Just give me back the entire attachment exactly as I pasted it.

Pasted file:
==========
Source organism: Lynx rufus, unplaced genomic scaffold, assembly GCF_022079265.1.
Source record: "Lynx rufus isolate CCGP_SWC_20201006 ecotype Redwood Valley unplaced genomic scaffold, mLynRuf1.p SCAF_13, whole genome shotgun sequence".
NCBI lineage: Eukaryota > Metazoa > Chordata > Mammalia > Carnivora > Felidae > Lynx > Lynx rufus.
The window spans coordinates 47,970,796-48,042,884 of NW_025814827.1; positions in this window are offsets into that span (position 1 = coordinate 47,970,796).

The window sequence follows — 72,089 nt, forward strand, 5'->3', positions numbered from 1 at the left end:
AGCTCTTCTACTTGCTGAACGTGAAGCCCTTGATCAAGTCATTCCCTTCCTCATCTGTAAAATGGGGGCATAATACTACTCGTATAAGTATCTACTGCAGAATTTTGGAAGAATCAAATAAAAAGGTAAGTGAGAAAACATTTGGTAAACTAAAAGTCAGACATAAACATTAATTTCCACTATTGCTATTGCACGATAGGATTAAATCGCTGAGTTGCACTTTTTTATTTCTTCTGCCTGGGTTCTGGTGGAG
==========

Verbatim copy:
Source organism: Lynx rufus, unplaced genomic scaffold, assembly GCF_022079265.1.
Source record: "Lynx rufus isolate CCGP_SWC_20201006 ecotype Redwood Valley unplaced genomic scaffold, mLynRuf1.p SCAF_13, whole genome shotgun sequence".
NCBI lineage: Eukaryota > Metazoa > Chordata > Mammalia > Carnivora > Felidae > Lynx > Lynx rufus.
The window spans coordinates 47,970,796-48,042,884 of NW_025814827.1; positions in this window are offsets into that span (position 1 = coordinate 47,970,796).

The window sequence follows — 72,089 nt, forward strand, 5'->3', positions numbered from 1 at the left end:
AGCTCTTCTACTTGCTGAACGTGAAGCCCTTGATCAAGTCATTCCCTTCCTCATCTGTAAAATGGGGGCATAATACTACTCGTATAAGTATCTACTGCAGAATTTTGGAAGAATCAAATAAAAAGGTAAGTGAGAAAACATTTGGTAAACTAAAAGTCAGACATAAACATTAATTTCCACTATTGCTATTGCACGATAGGATTAAATCGCTGAGTTGCACTTTTTTATTTCTTCTGCCTGGGTTCTGGTGGAG